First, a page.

Lack of trickle down in West Virginia leaves poorest high and dry
CHARLESTON, W. Va — The ongoing water crisis in West Virginia has revealed the economic inequality in the state, as the richest shrug off inconveniences brought on by the contamination while the poorest struggle to obtain one of life’s basic necessities.
In the South Hills section of Charleston, where some homes sell for a million dollars, residents report few problems finding or affording potable water.
“There’ve been no complaints, really. People just go pick it up,” said Steve Bias, 51, the owner of Colonial Exxon gas station. “If someone said they had trouble finding water, we’d help them.”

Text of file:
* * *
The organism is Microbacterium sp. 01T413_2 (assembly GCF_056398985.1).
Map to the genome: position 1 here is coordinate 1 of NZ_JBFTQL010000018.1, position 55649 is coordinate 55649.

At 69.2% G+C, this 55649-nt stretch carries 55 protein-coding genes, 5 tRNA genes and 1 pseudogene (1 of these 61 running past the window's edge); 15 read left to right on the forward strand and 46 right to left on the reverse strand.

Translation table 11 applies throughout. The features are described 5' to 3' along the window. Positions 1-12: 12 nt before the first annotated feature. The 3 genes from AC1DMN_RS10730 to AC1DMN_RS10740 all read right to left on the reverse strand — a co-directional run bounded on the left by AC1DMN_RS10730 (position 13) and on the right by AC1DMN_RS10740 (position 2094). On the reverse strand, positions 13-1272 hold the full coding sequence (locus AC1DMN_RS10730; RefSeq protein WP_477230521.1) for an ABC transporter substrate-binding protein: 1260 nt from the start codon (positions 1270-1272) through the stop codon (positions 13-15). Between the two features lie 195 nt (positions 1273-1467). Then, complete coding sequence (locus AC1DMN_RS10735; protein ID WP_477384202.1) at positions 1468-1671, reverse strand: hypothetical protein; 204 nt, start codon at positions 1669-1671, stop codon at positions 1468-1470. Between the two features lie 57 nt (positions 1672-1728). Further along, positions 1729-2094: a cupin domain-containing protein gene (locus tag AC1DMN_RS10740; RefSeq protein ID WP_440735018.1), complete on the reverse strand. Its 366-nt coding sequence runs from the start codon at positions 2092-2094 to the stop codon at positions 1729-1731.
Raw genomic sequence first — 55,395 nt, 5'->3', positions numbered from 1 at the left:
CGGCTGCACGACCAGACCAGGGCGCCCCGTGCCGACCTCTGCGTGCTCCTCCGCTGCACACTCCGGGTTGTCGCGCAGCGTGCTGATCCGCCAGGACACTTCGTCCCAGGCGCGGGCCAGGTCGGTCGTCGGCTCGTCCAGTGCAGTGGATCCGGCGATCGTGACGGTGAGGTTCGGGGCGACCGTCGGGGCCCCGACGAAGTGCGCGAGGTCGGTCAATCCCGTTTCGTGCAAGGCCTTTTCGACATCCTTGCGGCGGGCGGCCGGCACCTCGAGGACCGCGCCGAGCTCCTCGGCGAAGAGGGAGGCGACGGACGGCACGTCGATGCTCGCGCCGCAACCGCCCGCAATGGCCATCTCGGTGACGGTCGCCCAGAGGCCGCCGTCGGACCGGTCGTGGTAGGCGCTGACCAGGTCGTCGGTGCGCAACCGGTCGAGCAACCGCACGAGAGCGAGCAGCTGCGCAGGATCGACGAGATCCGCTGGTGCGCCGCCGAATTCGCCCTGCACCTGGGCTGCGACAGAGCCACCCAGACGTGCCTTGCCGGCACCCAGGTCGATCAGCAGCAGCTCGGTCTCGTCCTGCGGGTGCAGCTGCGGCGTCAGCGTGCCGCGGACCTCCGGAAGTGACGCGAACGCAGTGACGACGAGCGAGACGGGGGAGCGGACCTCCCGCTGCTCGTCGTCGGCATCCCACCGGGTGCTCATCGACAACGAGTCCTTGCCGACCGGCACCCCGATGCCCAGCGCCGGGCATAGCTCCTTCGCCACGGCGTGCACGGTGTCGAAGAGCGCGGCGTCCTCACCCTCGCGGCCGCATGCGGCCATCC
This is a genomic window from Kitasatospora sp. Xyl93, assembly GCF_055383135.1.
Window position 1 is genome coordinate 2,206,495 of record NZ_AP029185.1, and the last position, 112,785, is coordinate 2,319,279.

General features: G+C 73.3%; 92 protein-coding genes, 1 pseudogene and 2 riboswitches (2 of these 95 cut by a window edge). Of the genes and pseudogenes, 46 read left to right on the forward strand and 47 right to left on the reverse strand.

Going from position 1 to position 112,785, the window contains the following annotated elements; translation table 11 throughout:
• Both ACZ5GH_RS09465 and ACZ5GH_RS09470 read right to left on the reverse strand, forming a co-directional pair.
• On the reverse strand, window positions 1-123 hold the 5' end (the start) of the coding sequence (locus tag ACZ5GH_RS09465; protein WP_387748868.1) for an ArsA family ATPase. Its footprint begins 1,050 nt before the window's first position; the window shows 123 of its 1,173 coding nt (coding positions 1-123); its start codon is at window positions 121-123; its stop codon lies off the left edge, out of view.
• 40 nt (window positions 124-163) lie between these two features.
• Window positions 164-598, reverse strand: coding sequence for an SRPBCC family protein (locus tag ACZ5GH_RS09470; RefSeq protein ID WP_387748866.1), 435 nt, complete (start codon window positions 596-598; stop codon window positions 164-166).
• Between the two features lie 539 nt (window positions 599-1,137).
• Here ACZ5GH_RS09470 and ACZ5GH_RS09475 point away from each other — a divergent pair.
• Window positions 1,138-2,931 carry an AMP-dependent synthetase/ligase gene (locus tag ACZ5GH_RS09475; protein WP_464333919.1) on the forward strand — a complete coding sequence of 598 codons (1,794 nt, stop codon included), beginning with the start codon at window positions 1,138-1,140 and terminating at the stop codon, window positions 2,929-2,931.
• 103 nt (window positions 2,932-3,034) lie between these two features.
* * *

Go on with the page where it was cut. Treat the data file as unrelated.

The neighborhood’s rolling hills are home to the city’s doctors, lawyers and a few coal industry executives, whose homes — including some sprawling mansions — overlookmore modest areas in the Kanawah River Valley.
Photo: Tom Hindman/Getty Images
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